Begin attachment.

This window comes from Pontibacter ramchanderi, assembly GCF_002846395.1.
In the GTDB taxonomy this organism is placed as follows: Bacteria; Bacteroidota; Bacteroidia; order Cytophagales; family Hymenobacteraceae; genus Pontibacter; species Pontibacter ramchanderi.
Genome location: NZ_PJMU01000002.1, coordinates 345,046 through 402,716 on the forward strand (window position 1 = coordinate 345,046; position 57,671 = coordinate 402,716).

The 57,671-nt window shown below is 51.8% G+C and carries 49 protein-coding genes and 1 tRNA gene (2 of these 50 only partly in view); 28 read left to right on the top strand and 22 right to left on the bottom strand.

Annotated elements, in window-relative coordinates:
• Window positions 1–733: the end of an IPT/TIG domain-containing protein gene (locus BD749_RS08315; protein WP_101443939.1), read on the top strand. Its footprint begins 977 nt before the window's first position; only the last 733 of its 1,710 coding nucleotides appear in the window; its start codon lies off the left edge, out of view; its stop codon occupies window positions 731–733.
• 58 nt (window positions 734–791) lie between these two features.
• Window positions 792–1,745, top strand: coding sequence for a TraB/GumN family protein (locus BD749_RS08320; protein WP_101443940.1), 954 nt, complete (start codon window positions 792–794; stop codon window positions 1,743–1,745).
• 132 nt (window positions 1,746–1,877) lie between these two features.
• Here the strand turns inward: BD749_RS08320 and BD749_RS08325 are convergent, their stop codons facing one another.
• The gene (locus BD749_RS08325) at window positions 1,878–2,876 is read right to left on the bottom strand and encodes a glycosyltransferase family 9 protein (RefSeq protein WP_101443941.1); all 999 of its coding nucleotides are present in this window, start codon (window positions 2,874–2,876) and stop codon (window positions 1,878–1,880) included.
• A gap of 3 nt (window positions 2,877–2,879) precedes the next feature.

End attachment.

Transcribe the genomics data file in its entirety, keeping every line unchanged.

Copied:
This window comes from Pontibacter ramchanderi, assembly GCF_002846395.1.
In the GTDB taxonomy this organism is placed as follows: Bacteria; Bacteroidota; Bacteroidia; order Cytophagales; family Hymenobacteraceae; genus Pontibacter; species Pontibacter ramchanderi.
Genome location: NZ_PJMU01000002.1, coordinates 345,046 through 402,716 on the forward strand (window position 1 = coordinate 345,046; position 57,671 = coordinate 402,716).

The 57,671-nt window shown below is 51.8% G+C and carries 49 protein-coding genes and 1 tRNA gene (2 of these 50 only partly in view); 28 read left to right on the top strand and 22 right to left on the bottom strand.

Annotated elements, in window-relative coordinates:
• Window positions 1–733: the end of an IPT/TIG domain-containing protein gene (locus BD749_RS08315; protein WP_101443939.1), read on the top strand. Its footprint begins 977 nt before the window's first position; only the last 733 of its 1,710 coding nucleotides appear in the window; its start codon lies off the left edge, out of view; its stop codon occupies window positions 731–733.
• 58 nt (window positions 734–791) lie between these two features.
• Window positions 792–1,745, top strand: coding sequence for a TraB/GumN family protein (locus BD749_RS08320; protein WP_101443940.1), 954 nt, complete (start codon window positions 792–794; stop codon window positions 1,743–1,745).
• 132 nt (window positions 1,746–1,877) lie between these two features.
• Here the strand turns inward: BD749_RS08320 and BD749_RS08325 are convergent, their stop codons facing one another.
• The gene (locus BD749_RS08325) at window positions 1,878–2,876 is read right to left on the bottom strand and encodes a glycosyltransferase family 9 protein (RefSeq protein WP_101443941.1); all 999 of its coding nucleotides are present in this window, start codon (window positions 2,874–2,876) and stop codon (window positions 1,878–1,880) included.
• A gap of 3 nt (window positions 2,877–2,879) precedes the next feature.